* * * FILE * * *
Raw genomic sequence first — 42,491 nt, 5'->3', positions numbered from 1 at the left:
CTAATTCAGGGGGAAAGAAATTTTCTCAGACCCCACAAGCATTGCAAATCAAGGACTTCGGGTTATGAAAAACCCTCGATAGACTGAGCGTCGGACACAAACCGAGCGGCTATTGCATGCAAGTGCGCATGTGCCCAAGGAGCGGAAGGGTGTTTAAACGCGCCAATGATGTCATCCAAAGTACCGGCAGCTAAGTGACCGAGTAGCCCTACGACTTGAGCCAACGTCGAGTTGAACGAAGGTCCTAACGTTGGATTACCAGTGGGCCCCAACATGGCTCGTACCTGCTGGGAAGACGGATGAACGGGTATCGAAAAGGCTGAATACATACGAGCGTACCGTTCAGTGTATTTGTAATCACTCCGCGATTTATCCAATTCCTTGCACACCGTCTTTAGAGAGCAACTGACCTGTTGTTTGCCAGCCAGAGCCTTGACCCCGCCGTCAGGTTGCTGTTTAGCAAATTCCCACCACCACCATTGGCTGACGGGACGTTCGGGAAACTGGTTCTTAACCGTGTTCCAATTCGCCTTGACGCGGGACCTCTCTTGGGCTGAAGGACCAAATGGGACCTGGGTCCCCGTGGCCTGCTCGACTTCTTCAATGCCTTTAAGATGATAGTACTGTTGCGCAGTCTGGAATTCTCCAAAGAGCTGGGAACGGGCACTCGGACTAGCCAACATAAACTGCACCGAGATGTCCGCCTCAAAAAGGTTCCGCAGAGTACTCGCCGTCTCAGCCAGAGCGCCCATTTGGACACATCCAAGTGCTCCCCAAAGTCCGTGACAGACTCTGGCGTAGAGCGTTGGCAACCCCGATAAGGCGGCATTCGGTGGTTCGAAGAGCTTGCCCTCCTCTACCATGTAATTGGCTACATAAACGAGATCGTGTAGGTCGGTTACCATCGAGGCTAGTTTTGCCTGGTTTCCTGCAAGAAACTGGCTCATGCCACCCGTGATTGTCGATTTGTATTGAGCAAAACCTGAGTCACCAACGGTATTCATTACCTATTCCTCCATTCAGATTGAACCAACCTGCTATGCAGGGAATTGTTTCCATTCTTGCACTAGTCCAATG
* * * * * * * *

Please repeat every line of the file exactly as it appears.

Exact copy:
Raw genomic sequence first — 42,491 nt, 5'->3', positions numbered from 1 at the left:
CTAATTCAGGGGGAAAGAAATTTTCTCAGACCCCACAAGCATTGCAAATCAAGGACTTCGGGTTATGAAAAACCCTCGATAGACTGAGCGTCGGACACAAACCGAGCGGCTATTGCATGCAAGTGCGCATGTGCCCAAGGAGCGGAAGGGTGTTTAAACGCGCCAATGATGTCATCCAAAGTACCGGCAGCTAAGTGACCGAGTAGCCCTACGACTTGAGCCAACGTCGAGTTGAACGAAGGTCCTAACGTTGGATTACCAGTGGGCCCCAACATGGCTCGTACCTGCTGGGAAGACGGATGAACGGGTATCGAAAAGGCTGAATACATACGAGCGTACCGTTCAGTGTATTTGTAATCACTCCGCGATTTATCCAATTCCTTGCACACCGTCTTTAGAGAGCAACTGACCTGTTGTTTGCCAGCCAGAGCCTTGACCCCGCCGTCAGGTTGCTGTTTAGCAAATTCCCACCACCACCATTGGCTGACGGGACGTTCGGGAAACTGGTTCTTAACCGTGTTCCAATTCGCCTTGACGCGGGACCTCTCTTGGGCTGAAGGACCAAATGGGACCTGGGTCCCCGTGGCCTGCTCGACTTCTTCAATGCCTTTAAGATGATAGTACTGTTGCGCAGTCTGGAATTCTCCAAAGAGCTGGGAACGGGCACTCGGACTAGCCAACATAAACTGCACCGAGATGTCCGCCTCAAAAAGGTTCCGCAGAGTACTCGCCGTCTCAGCCAGAGCGCCCATTTGGACACATCCAAGTGCTCCCCAAAGTCCGTGACAGACTCTGGCGTAGAGCGTTGGCAACCCCGATAAGGCGGCATTCGGTGGTTCGAAGAGCTTGCCCTCCTCTACCATGTAATTGGCTACATAAACGAGATCGTGTAGGTCGGTTACCATCGAGGCTAGTTTTGCCTGGTTTCCTGCAAGAAACTGGCTCATGCCACCCGTGATTGTCGATTTGTATTGAGCAAAACCTGAGTCACCAACGGTATTCATTACCTATTCCTCCATTCAGATTGAACCAACCTGCTATGCAGGGAATTGTTTCCATTCTTGCACTAGTCCAATG